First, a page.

Now Climate Change Is Making Birds Lay Eggs Earlier in the Year

It's more alarming than it sounds

Bird nest
Add "birds' eggs" to the list of things climate change is messing with.
Landon Martin/Unsplash

To the ever-growing list of things climate change has fundamentally altered in the natural world, you can now add the time of year when birds lay their eggs. Does that mean that you’ll hear the sound of birds earlier in the year than you once did? It’s entirely possible — and it’s another way in which climate change has fundamentally altered the balance of the world.

This news of literal early birds is the primary takeaway from a new report in The Washington Post, which analyzes the findings of a paper published in the Journal of Animal Ecology. Short version: scientists compared data on birds in the region around Chicago in two periods: 1880 through 1920 and 1990 through 2015.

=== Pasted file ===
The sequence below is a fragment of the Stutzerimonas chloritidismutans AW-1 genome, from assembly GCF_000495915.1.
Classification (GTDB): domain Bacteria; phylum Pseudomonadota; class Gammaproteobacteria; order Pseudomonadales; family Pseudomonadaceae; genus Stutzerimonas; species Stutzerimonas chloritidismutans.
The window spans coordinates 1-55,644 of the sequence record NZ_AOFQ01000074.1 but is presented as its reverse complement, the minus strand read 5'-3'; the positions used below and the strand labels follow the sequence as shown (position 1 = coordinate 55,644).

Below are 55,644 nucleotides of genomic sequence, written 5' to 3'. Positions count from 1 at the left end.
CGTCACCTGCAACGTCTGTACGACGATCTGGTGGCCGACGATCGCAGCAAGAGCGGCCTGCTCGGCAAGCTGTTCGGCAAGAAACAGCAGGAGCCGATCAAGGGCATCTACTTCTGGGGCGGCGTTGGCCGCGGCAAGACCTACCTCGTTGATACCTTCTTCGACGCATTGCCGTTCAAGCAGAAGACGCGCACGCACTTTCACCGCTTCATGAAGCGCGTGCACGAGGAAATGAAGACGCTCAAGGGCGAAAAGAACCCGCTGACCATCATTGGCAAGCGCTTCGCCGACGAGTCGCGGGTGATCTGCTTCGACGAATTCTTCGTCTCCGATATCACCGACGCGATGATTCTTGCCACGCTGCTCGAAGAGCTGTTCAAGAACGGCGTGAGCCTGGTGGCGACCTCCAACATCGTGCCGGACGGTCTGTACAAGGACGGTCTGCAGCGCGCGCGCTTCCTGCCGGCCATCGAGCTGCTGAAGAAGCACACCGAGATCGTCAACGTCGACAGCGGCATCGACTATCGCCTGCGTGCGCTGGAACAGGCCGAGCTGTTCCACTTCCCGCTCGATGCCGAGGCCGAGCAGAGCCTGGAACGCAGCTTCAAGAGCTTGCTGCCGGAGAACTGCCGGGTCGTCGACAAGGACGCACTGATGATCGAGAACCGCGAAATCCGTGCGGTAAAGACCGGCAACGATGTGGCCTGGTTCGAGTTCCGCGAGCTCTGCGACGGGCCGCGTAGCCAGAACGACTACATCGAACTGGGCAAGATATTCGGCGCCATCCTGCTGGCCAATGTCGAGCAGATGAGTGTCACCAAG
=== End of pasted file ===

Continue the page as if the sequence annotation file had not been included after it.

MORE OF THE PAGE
Their conclusion? No less than 72 species were now laying their eggs a month earlier.

While this might not be as overtly alarming as some of the other signs of climate change — like, say, wildfires or flooding — it can still have a substantial impact on bird populations. The Post article cites the example of a bird born before the food it relies upon to grow is around. That could, in turn, have a detrimental effect on the species’s future.

As the authors of the study phrased it in the study’s abstract, this situation “could lead to a mismatch between nesting activities and food availability.” Hearing the sound of newborn birds chirping can signal the arrival of spring — but it can also foreshadow something alarming on the horizon.

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